TechSydney officially launches at private Powerhouse Museum event
Attending these types of events as press can sometimes be a bit conflicting for me. I think of myself first and foremost as a founder. The journalism side of our business I try and leave for those I employ with journalism degrees, so this is my opinion on TechSydney, the organisation’s mission, and its revenue strategy.
There are sure to be a number of articles published today about the fancy function held last night at the Powerhouse Museum to launch the not-for-profit organisation TechSydney. Discussion will take place that focuses on diversity, inclusion, fragmentation, talent problems, government lobbying, and space, density, and proximity issues.
To be frank, any conversations about these topics are premature, because that is not what last night was about.
Last night was about getting 200 of the fastest-growing tech startups in the room – startups worth a collective $11 billion – and getting their buy-in and commitment to support the organisation. And that is not anecdotal support either, it is about cash.
Specifically, it was about getting the 200 (mostly) founders at the dinner to purchase company memberships, being exemplars to the next group of Sydney-based tech companies.
Without that skin in the game and financial commitment by every prominent player in the ecosystem first up, TechSydney dies – fast.
The proposed membership structure for the organisation was revealed at last night’s event. The yearly pricing is as follows:
Individual or Accelerator Company – $250
Early Stage – $2,500
Mid Stage – $10,000
Growth – $25,000
International Unicorn – $25,000
Top Tier – $50,000
Angel Investors – $5,000
Venture Capital Firms – $50,000
Universities – $50,000
Corporates – $50,000
Foundation Members – $250,000
This pricing model is way too complicated, and some work needs to be done on making it simple, such as having a three tiered approach, max. TechSydney’s definitions around what each of these stages of a tech company are could be fleshed out a bit further, too; as it stands I don’t know where a fast-growth company like my own fits.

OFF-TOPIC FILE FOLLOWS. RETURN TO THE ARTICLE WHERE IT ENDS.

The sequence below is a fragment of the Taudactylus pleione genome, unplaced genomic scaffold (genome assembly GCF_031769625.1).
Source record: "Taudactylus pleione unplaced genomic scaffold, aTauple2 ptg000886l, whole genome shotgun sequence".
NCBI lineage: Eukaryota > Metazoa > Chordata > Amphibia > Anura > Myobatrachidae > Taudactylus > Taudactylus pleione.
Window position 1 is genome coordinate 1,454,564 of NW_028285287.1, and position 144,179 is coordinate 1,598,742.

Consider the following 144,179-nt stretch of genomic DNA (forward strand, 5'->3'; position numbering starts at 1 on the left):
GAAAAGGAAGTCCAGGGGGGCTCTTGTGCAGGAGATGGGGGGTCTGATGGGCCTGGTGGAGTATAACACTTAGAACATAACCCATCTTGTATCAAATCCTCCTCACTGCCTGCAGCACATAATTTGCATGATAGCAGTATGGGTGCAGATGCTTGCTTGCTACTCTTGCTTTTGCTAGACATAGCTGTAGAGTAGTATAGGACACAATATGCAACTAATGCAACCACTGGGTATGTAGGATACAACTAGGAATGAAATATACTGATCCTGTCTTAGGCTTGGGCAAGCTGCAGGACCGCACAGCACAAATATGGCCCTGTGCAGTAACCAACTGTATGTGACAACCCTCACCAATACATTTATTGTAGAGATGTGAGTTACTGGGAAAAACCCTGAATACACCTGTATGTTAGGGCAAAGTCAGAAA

Actually, does TechSydney even define media play as a tech venture?
The organisation did a great job explaining why it is important to startups, but perhaps could have been a little more proactive in explaining the resources it would need to achieve its goals. I know I am getting slightly ahead of things here, but if TechSydney is successful in raising or generating $2 million in revenue in year one, what do we need to spend on to drive the ecosystem forward?
Proximity is Paramount
Physical distance between work and hang out spots in the Sydney tech community help enhance the fragmented state of our city ecosystem.
Although we have many collaborative spaces and programs like Fishburners, Tank Stream Labs, BlueChilli, WeCo, iCentral, Gravity, ATP Innovations, The Hub Sydney, The Emporium, muru-D, Jumpstart, Springboard, Startmate, INCUBATE and many others, these are all examples of individual collaborative ecosystems and the collaboration factor between all tech citizens is no where near as strong as it could or should be.
It is vital that Sydney creates a concentrated area where startup activity happens.
One of the standout points within the City of Sydney’s Draft Tech Startup Action Plan is the fact that when an industry “clusters” within a particular location, there is usually a higher level of success that stems out of that location, both from an economic and community standpoint.
This is something that Wellington as a city does extremely well. Perhaps an educational opportunity exists there for TechSydney.
A Top 10 Global Startup City
As mentioned in the opening address to the audience by Dean McEvoy, CEO of TechSydney, in the last Global Startup Ecosystem Ranking report Sydney dropped four places from 12 to 16.
If we take into account that the report is missing massive startup markets like China, it’s likely that Sydney sits even lower on the scale. I would hedge a bet that cities like Shanghai, Shenzhen, and Beijing would appear in the top 10.
It’s also worth noting that Australian and New Zealand startups do not have a big presence on databases like Angel List and Crunchbase, which is one of the key sources of data that was used to assess ecosystems across the globe.
Australian founders are also notoriously bad at engaging with surveys properly, which of course then skews the data. This is a problem for our ecosystem – if we are really serious about the ranking, we need get serious about the penetration of participation rates.
First things first though – TechSydney needs its paid anchor members.
Image: Illustration Sydney City | Source: Owned